Sudanese forces raid protest university following new anti-government demonstrations
Protests against Sudanese President Omar al-Bashir's regime erupted again on Monday in the capital Khartoum and its neighbouring city Omdurman.
Demonstrators rallied in various locations against al-Bashir's imposition of a state of emergency on Friday.
Security forces engaged in what has become a pattern with protesters, who chanted popular slogan "just fall", "peacefully, peacefully against the thieves", "freedom, peace and justice", and "revolution is the people's choice" before being dispersed with the heavy use of tear gas.
A state of emergency in Sudan gives the armed forces the power to search any person or premises, arrest anyone viewed as a threat to public safety, and crucially do anything the president deems necessary to maintain security.
Bashir also dissolved the federal and local governments on Friday, appointed former Defence Minister Awad Ibnouf as vice president, and replaced the governors of Sudan's 18 provinces with military officers.
Thousands of Sudanese also protested on Sunday against the decisions, to which security forces responded with live bullets. Three people were shot - one in the head - said the Central Committee of Sudanese Doctors on Sunday.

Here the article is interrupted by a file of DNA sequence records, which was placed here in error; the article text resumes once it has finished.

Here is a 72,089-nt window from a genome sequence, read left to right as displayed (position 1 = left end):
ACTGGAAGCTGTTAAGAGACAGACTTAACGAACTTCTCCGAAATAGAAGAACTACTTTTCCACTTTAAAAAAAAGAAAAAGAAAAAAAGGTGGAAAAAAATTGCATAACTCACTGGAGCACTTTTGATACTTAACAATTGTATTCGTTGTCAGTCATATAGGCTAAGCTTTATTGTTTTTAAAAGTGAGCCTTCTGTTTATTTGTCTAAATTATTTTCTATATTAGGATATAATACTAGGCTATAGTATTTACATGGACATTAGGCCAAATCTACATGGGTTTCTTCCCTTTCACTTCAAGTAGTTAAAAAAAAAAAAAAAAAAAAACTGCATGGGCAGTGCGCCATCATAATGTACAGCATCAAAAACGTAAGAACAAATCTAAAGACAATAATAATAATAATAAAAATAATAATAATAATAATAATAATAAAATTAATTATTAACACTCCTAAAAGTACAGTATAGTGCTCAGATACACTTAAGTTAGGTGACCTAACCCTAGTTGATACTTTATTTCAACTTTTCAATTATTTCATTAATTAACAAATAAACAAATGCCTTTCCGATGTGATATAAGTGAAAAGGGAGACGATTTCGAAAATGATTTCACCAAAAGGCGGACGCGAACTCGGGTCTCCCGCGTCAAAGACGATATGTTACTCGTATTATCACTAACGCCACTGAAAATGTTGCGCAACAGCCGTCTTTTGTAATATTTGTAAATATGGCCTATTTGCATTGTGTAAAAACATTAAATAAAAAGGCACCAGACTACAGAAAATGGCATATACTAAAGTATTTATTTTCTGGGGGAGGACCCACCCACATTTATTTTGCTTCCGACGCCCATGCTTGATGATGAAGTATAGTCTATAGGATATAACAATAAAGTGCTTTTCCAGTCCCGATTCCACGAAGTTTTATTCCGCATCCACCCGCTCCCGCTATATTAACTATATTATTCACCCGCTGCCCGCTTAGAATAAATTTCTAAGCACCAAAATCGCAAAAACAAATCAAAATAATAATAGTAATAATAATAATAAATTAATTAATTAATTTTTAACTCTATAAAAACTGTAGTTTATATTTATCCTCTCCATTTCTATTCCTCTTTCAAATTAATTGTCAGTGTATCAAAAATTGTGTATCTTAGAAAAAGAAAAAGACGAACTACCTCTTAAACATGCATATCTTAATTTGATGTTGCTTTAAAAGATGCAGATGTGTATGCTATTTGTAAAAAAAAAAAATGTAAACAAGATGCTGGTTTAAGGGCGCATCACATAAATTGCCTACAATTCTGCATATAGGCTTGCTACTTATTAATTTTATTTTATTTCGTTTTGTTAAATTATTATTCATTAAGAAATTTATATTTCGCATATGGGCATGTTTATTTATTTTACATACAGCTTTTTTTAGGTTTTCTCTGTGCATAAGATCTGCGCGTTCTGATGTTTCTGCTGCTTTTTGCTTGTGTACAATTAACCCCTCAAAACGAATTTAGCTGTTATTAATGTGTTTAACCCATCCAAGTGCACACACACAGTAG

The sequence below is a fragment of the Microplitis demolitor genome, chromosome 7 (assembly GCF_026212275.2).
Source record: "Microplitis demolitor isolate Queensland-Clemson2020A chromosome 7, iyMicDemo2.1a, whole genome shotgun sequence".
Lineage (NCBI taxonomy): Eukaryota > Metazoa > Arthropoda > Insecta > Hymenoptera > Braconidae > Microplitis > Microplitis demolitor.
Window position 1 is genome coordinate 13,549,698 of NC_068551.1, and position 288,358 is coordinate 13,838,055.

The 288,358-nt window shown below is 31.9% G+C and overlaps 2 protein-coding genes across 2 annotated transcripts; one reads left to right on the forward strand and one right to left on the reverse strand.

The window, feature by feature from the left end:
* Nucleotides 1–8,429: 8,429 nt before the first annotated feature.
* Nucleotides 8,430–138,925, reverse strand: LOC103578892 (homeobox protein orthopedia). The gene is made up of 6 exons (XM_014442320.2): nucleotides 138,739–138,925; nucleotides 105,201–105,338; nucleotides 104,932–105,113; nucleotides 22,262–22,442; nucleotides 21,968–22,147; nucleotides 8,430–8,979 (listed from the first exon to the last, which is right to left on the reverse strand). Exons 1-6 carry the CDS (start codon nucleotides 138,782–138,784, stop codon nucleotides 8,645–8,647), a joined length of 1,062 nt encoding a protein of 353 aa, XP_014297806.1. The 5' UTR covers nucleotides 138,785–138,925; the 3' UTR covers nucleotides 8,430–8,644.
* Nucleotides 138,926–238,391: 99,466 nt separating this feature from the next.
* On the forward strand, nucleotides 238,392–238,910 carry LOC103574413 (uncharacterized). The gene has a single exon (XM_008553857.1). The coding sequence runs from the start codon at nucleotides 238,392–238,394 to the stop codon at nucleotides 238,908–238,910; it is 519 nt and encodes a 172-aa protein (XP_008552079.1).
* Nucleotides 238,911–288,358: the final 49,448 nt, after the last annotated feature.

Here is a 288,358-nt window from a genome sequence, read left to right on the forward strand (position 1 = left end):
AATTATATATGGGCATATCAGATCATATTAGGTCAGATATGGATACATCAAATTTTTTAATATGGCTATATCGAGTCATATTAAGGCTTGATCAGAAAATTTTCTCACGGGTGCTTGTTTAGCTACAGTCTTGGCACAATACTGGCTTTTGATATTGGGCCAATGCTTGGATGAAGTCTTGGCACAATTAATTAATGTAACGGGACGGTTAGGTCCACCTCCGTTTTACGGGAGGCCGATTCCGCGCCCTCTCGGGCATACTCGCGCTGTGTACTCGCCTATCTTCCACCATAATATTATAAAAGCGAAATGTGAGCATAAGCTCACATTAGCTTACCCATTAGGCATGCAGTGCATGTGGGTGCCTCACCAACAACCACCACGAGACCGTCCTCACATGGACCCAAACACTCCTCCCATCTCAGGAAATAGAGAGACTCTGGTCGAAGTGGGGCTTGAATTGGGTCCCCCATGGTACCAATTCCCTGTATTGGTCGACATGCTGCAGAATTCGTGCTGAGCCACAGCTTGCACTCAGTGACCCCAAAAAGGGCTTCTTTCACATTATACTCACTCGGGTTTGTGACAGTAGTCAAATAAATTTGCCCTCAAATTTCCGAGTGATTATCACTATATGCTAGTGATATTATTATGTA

A video distributed on social media showed Sudanese protesters on Sunday expressing solidarity with demonstrators in Algeria, who are calling for a stop to President Abdulaziz Bouteflika's bid for a fifth term in office.
Students at Ahfad University for Women in Omdurman on Monday protested in solidarity with their colleagues in the University of Medical Sciences and Technology (UMST) in Khartoum, where the security forces conducted a raid on Sunday.
|Student protesters gather at the Ahfad Univesity in Omdurman|
"A typical attitude from security personal," a University of Khartoum student tweeted.
"My sister is trapped inside UMST, she said security forces are outside breaking everything and they're hiding inside the lecture halls and they’ve blocked the doors with chairs and tables. Even the staff are hiding with them," another Twitter user wrote.
Lecturers and staff at the UMST called for a strike following Sunday's raid.
Protests in Sudan are now in their third month. They erupted when a government decision to cut surpluses led to tripled bread prices, exacerbating the financial situation of many in a country, which has witnessed a severe economic decline in recent years.
The bread protests quickly spread across the country and took on a more broad political message - calling on Bashir, who took power in a 1989 military coup, to step down.
Sudanese officials claim 30 people have died in protest-related violence, but activists put the tally at 57. They also say some of those killed died under torture. Human Rights Watch says at least 51 have been killed during the brutal crackdown.